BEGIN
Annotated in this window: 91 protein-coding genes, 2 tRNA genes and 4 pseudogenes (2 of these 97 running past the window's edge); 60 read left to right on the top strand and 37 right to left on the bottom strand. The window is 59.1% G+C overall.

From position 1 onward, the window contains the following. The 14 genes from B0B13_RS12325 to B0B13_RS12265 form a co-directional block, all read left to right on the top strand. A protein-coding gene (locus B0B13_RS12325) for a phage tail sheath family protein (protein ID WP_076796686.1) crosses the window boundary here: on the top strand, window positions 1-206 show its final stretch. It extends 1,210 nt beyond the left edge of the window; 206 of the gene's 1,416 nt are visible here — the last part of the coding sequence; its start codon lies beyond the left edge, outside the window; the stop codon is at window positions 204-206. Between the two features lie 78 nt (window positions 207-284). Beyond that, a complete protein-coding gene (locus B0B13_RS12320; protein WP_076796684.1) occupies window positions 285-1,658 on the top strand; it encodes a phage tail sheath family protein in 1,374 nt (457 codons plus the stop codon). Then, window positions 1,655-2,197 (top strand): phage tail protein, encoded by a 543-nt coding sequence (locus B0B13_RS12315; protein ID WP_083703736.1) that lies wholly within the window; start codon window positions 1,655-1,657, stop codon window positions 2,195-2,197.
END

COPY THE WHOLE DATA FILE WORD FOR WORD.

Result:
Annotated in this window: 91 protein-coding genes, 2 tRNA genes and 4 pseudogenes (2 of these 97 running past the window's edge); 60 read left to right on the top strand and 37 right to left on the bottom strand. The window is 59.1% G+C overall.

From position 1 onward, the window contains the following. The 14 genes from B0B13_RS12325 to B0B13_RS12265 form a co-directional block, all read left to right on the top strand. A protein-coding gene (locus B0B13_RS12325) for a phage tail sheath family protein (protein ID WP_076796686.1) crosses the window boundary here: on the top strand, window positions 1-206 show its final stretch. It extends 1,210 nt beyond the left edge of the window; 206 of the gene's 1,416 nt are visible here — the last part of the coding sequence; its start codon lies beyond the left edge, outside the window; the stop codon is at window positions 204-206. Between the two features lie 78 nt (window positions 207-284). Beyond that, a complete protein-coding gene (locus B0B13_RS12320; protein WP_076796684.1) occupies window positions 285-1,658 on the top strand; it encodes a phage tail sheath family protein in 1,374 nt (457 codons plus the stop codon). Then, window positions 1,655-2,197 (top strand): phage tail protein, encoded by a 543-nt coding sequence (locus B0B13_RS12315; protein ID WP_083703736.1) that lies wholly within the window; start codon window positions 1,655-1,657, stop codon window positions 2,195-2,197.